Examples : Business case, project charter and project plan, etc.
High-level features and functionality of the application
First cut for requirements definition that will be defined in
greater detail during the systems development life cycle
Examples : Add new customer, look up customer balance, print
daily sales report by region, etc.
Project-Oriented Scope Definition Tools
Deliverable Definition Table (DDT)
Deliverable Structure Chart (DSC)
Deliverable Definition Table
Deliverable Structure Standards Approval Resources
Needed By Required
Business Document As defined in Project Business
Case project Sponsor Case team &
methodology OA tools
Project Document As defined in Project Project
charter & project Sponsor manager,
project plan methodology sponsor, &
Technology Document As defined in Project Bank’s syst.
& Org. project manager & analyst, OA &
assessment methodology Sponsor case tools
Require- Document As defined in Project Syst. analyst
ments project manager programmer
definition methodology Case & OA
Deliverable Structure Chart
Product-Oriented Scope Definition Tools
Context Dataflow Diagram (DFD)
Use Case Diagram (USD)
Context Level Data Flow Diagram
That the project’s scope is well-defined, accurate and
The project’s scope is acceptable to the project stakeholders
That standards exist so that the project’s scope will be
That the project’s MOV will be achieved if the project scope
Scope Verification Checklist
Scope Verification Check List
MOV – Has the project’s MOV been clearly defined and agreed
Deliverables – Are the deliverables tangible and verifiable? Do
they support the project’s MOV?
Quality Standards - Are controls in place to ensure that the work
was not only completed but also completed to meet specific
Milestones – Are significant events that mark the acceptance of a
deliverable and give the project manager and team the approval
to begin working on the next deliverable
Review and Acceptance
Scope Change Control
Ensures that any changes to the project’s scope will help
the project achieve its MOV.
Keeps the “triple constraint” in balance.
Scope Change Control
Scope Grope – i.e., scope poorly defined
Scope Creep – i.e., increasing featurism
Scope Leap – i.e., drastic change in project direction or
the project’s MOV
Scope Change Request Form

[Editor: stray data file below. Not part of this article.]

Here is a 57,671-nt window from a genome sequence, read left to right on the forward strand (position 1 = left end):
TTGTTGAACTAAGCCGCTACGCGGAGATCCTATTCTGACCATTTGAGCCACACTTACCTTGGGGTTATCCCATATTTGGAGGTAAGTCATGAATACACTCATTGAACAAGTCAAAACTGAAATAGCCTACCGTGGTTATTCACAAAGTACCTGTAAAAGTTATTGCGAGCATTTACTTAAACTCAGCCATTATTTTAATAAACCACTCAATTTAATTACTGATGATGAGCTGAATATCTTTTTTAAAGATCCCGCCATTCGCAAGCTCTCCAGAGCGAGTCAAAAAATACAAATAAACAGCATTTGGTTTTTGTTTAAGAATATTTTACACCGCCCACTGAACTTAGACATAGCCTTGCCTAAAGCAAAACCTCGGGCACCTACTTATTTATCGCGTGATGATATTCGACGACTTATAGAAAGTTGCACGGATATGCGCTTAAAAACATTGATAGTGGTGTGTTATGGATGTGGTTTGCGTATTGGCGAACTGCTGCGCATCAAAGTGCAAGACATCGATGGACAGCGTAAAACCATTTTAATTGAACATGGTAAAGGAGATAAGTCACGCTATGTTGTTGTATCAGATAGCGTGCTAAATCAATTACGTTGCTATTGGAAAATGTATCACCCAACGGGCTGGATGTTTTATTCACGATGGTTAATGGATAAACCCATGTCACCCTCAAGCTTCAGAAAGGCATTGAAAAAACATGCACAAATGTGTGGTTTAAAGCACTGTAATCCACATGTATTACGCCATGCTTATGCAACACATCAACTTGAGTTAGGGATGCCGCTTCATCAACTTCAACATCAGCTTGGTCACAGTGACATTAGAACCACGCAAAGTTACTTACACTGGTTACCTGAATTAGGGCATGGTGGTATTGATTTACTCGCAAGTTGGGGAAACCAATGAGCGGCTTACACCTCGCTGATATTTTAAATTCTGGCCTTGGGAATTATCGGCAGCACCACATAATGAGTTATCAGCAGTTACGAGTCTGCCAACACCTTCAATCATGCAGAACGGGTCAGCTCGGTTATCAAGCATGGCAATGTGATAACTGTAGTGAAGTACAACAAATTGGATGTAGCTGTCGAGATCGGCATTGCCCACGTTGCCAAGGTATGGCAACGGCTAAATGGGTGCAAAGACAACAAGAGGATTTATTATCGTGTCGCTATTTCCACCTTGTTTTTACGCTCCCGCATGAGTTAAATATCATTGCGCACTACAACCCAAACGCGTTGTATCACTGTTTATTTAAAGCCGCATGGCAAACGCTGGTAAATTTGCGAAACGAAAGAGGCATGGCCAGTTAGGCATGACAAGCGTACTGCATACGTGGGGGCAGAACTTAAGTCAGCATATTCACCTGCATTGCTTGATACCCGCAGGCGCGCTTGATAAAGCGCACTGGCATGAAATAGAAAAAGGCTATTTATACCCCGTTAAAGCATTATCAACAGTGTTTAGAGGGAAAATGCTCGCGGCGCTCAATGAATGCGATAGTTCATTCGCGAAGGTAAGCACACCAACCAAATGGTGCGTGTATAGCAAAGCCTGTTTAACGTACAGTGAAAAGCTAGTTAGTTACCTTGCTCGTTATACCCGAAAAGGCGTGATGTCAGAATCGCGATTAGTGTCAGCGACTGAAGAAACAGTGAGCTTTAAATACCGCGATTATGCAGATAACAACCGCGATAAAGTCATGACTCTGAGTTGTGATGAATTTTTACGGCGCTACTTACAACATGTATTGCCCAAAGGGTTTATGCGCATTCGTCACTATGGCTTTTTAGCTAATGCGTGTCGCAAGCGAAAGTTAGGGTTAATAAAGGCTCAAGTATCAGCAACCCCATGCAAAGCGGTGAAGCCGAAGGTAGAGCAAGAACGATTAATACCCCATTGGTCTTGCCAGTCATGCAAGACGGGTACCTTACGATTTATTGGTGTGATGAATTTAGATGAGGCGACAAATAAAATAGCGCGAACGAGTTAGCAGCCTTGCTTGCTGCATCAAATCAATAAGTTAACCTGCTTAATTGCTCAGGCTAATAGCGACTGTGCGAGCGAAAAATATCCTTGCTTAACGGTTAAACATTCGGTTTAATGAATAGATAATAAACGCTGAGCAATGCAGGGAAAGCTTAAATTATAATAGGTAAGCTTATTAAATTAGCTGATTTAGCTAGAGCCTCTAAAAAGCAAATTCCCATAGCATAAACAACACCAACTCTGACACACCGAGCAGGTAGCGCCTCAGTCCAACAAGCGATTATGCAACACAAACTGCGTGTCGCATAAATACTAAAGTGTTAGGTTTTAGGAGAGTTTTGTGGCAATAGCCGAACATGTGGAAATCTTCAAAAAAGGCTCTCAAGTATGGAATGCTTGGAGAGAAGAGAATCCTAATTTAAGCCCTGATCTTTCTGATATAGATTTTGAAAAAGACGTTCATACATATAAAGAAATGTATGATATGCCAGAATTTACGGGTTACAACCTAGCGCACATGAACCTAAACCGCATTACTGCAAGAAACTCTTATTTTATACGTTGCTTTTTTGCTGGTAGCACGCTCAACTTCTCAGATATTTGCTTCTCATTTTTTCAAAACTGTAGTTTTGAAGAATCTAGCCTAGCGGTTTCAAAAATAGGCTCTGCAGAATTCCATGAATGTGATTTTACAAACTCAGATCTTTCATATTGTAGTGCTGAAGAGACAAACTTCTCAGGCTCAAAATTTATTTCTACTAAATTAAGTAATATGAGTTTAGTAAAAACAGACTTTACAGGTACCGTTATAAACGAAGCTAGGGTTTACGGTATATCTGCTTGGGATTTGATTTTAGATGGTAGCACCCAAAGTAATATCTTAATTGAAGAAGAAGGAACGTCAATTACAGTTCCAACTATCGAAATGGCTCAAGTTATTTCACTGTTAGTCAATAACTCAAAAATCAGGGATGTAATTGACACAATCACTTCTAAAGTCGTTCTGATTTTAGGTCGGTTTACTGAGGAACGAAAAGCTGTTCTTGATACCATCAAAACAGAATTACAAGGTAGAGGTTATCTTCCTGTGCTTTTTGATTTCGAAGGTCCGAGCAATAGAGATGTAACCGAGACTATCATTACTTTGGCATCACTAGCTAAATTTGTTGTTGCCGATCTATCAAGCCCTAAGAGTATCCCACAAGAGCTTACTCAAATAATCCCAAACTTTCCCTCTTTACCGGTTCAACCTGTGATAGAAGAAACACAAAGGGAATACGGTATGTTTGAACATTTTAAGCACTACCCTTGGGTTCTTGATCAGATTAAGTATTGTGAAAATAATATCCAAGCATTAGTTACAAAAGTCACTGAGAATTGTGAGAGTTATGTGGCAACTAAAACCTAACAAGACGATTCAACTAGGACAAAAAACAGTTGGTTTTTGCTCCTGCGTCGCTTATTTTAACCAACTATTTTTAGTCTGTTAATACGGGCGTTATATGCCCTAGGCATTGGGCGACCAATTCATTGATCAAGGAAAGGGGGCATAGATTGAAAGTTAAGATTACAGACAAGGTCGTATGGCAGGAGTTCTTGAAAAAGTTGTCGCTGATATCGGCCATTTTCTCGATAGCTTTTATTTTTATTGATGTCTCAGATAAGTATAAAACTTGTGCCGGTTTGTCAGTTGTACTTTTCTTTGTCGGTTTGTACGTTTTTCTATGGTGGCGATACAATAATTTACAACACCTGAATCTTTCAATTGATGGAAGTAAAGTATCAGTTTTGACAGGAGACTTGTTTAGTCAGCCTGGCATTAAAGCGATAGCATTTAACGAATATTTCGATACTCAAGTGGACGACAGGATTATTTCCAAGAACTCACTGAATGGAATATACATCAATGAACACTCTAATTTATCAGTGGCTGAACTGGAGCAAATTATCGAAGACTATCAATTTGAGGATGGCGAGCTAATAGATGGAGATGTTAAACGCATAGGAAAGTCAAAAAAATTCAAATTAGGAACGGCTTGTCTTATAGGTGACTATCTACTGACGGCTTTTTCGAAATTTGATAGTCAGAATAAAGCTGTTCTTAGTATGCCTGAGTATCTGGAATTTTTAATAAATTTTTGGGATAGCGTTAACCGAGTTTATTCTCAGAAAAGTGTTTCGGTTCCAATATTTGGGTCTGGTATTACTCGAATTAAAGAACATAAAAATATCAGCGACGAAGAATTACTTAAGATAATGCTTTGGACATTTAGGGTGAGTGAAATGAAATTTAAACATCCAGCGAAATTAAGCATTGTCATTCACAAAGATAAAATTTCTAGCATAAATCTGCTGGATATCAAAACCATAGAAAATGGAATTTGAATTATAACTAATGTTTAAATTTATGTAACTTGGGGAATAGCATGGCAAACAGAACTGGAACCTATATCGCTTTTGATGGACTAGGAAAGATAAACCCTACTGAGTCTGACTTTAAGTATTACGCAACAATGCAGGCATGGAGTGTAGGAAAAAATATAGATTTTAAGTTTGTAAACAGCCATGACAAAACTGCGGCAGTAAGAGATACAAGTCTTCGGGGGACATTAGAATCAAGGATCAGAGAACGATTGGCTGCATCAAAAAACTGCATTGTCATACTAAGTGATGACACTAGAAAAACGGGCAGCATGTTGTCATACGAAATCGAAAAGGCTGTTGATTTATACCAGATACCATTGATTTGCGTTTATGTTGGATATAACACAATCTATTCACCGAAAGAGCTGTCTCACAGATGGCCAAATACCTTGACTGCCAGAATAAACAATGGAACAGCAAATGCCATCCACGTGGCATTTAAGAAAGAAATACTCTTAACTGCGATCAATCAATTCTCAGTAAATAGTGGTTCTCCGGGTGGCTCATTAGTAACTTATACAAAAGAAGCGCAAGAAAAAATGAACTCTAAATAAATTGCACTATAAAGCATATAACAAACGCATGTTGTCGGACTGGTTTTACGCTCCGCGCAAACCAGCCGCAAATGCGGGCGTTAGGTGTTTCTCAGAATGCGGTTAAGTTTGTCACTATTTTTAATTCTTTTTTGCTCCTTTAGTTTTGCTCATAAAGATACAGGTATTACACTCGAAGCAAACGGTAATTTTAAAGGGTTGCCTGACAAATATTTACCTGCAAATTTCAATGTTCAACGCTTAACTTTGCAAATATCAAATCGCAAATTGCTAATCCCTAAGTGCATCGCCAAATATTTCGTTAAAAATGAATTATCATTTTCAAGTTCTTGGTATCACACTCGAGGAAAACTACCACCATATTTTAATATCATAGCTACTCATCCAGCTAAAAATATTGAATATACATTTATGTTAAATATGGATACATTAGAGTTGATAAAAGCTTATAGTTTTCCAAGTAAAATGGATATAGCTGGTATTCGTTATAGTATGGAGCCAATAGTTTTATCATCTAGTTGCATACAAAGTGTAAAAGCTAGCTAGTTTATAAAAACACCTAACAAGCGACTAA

Scope Change Request Log
Example of a Scope Change Request Form
Example of a Scope Change Request Log
Benefits of Scope Control
Keeps the project manager in control of the project.
Gives the project manager the authority to manage and
control the project’s schedule and budget. Otherwise she or
he may ‘feel” pressured by the client or upper management
to accept scope changes
Allows the project team to stay focused and on track
Do not have to perform unnecessary work
Summary of Scope Management
The customer had hired a skilled analyst from a major
consulting firm to write the requirements document. They
thought they were prepared. But when the project started
and client began to review those requirements in depth and
prepare a system design, it became apparent that many
requirements had been missed or were poorly defined.
Oops! So, right up front, early in the project, many more
requirements had to be defined and others clarified. A
major change order had to be processed, almost before the
Scope Creep can be deadly to a project. If our team had
not been extremely disciplined in executing a change
management process, the project would have been doomed
to failure even before it began.
o o o o o o o
Name Person Scope 1 Scope 2 Scope 3 Scope 4 Scope 5 Ongoing Lab Ongoing Lab
Work 1 Work 2
Rudy Physician- Best Poor Adequate o Best Poor Poor Poor
scientist o o o o o o
Graduate Poor Best Adequate o Poor Poor Adequate Best
student o o o o o o
Suzanne Post-doc Poor Poor Best Poor Adequate Adequate Best
o o o o o o o
Hortence Post-doc Best Adequate Poor Best Adequate Best Adequate
o o o o o o o
Pradip Post-doc Adequate Best Adequate Poor Best Best Adequate
o o o o o o o